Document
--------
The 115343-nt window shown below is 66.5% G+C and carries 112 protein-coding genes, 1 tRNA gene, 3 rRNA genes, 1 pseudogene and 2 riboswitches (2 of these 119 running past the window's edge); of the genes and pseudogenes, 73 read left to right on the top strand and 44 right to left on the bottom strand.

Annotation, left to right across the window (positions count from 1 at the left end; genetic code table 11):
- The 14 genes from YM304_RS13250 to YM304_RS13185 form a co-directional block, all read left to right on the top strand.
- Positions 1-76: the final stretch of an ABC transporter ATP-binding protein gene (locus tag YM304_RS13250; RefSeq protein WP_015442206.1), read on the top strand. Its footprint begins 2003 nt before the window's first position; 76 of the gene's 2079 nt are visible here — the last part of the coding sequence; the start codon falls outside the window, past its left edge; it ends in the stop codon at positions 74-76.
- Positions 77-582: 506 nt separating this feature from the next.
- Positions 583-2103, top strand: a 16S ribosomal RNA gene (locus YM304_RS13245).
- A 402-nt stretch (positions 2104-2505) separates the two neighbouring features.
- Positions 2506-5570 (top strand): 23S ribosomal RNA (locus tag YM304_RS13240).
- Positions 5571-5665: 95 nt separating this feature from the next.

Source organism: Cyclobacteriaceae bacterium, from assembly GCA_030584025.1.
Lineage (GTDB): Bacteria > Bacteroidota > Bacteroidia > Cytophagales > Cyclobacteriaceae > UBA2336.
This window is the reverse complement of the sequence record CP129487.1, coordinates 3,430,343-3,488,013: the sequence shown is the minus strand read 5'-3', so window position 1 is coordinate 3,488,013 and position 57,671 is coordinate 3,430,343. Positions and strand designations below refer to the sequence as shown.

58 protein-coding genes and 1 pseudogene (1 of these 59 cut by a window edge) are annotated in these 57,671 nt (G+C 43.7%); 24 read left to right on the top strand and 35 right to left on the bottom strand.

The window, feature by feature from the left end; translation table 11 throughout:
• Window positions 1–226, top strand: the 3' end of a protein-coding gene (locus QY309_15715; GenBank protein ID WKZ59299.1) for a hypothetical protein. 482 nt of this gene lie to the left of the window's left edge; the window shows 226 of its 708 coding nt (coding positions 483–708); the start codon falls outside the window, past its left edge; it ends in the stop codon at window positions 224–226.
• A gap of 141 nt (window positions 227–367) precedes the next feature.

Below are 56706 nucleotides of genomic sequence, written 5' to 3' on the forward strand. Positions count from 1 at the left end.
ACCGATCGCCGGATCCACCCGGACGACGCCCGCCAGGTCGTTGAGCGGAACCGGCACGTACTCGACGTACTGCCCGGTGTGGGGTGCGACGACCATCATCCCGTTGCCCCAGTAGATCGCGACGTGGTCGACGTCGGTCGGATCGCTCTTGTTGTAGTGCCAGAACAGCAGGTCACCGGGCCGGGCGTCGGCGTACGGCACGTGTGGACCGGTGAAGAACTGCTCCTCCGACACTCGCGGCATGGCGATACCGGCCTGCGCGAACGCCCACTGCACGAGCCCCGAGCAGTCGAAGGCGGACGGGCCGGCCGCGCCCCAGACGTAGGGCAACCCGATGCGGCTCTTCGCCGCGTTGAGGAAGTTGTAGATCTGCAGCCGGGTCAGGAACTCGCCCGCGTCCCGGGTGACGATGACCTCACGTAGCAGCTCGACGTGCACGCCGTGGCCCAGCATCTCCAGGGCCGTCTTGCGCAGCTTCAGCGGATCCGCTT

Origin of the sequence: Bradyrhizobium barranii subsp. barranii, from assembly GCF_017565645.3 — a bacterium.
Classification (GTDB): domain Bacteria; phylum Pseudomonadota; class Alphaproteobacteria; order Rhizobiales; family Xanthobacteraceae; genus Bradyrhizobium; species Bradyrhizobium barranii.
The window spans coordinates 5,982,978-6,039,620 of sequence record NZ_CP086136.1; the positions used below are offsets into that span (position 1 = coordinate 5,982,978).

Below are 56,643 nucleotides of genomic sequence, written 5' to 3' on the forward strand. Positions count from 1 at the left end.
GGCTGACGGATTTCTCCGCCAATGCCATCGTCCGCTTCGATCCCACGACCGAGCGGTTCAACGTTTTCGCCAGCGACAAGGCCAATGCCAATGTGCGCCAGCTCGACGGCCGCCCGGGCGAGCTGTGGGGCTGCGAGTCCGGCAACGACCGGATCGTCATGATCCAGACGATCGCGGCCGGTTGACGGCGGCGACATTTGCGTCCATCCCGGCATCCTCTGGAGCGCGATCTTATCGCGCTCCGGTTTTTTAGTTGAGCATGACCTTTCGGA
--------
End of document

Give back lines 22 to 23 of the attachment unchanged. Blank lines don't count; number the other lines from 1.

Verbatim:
Below are 56,643 nucleotides of genomic sequence, written 5' to 3' on the forward strand. Positions count from 1 at the left end.
GGCTGACGGATTTCTCCGCCAATGCCATCGTCCGCTTCGATCCCACGACCGAGCGGTTCAACGTTTTCGCCAGCGACAAGGCCAATGCCAATGTGCGCCAGCTCGACGGCCGCCCGGGCGAGCTGTGGGGCTGCGAGTCCGGCAACGACCGGATCGTCATGATCCAGACGATCGCGGCCGGTTGACGGCGGCGACATTTGCGTCCATCCCGGCATCCTCTGGAGCGCGATCTTATCGCGCTCCGGTTTTTTAGTTGAGCATGACCTTTCGGA